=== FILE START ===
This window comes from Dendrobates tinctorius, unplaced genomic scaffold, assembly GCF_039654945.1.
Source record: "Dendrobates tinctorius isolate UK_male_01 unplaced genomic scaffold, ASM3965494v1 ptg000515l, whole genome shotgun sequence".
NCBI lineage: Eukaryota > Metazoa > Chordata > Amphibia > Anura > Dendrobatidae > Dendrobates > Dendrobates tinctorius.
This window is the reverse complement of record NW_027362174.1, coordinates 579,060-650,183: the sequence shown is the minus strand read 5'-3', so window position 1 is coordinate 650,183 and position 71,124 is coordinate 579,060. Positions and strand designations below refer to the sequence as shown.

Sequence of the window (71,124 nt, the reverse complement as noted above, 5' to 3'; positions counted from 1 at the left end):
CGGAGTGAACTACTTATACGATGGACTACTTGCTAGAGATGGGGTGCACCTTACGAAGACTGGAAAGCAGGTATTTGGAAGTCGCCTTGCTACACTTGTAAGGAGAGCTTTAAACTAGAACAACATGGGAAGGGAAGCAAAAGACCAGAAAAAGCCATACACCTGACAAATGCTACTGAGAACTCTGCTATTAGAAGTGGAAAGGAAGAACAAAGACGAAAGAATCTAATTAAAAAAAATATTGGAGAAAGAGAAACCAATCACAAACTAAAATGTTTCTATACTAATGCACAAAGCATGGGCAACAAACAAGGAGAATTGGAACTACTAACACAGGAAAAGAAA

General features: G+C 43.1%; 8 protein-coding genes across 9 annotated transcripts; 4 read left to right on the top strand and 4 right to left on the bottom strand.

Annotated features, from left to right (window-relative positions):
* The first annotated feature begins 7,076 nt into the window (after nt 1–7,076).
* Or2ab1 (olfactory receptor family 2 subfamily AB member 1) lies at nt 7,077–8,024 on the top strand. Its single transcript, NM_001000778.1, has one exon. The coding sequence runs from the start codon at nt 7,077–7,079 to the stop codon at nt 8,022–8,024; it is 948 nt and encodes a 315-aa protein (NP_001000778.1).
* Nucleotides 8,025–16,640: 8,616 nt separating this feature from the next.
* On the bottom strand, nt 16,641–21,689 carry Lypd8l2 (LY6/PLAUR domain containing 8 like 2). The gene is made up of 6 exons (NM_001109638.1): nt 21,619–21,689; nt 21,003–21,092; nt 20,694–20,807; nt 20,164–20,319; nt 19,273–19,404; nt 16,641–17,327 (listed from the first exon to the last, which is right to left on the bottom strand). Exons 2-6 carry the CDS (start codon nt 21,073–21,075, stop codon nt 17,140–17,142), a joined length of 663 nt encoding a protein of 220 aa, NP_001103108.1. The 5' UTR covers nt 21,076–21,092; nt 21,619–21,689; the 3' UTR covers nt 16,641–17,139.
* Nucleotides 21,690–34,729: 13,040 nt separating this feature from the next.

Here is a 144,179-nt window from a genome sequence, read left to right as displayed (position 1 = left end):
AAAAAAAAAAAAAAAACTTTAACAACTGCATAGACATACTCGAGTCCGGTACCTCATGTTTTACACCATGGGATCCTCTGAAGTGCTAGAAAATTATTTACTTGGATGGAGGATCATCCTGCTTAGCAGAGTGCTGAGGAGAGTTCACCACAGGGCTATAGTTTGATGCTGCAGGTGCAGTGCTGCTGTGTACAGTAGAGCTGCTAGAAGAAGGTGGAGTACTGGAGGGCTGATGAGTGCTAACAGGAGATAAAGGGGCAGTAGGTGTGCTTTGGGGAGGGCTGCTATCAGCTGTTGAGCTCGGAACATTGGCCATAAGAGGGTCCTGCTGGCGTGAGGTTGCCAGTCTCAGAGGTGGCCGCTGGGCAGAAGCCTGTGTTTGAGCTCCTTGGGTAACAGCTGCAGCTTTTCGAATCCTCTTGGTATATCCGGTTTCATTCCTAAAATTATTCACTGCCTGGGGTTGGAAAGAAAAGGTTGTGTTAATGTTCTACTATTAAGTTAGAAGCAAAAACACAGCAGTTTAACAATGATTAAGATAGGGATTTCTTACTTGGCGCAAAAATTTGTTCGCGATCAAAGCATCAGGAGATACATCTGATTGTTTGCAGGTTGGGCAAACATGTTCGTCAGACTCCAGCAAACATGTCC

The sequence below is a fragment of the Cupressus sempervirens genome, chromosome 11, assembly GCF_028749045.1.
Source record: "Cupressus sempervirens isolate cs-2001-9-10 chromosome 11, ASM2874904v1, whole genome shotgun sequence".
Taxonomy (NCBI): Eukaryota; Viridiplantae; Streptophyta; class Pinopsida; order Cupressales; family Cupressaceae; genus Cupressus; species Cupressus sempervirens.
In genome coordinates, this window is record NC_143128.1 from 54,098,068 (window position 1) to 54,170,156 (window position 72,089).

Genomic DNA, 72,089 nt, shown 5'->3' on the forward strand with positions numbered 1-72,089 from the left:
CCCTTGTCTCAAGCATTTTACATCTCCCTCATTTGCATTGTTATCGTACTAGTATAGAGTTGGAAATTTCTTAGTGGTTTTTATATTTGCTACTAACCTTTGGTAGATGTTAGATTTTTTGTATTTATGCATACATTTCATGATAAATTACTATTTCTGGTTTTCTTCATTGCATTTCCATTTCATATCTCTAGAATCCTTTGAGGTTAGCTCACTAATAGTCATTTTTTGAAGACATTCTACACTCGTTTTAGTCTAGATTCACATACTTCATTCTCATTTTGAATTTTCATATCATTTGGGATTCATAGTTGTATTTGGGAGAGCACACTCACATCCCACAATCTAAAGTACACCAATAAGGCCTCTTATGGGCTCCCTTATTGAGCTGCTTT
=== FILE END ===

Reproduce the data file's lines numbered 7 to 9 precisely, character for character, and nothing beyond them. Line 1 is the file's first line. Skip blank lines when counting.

General features: G+C 43.1%; 8 protein-coding genes across 9 annotated transcripts; 4 read left to right on the top strand and 4 right to left on the bottom strand.

Annotated features, from left to right (window-relative positions):
* The first annotated feature begins 7,076 nt into the window (after nt 1–7,076).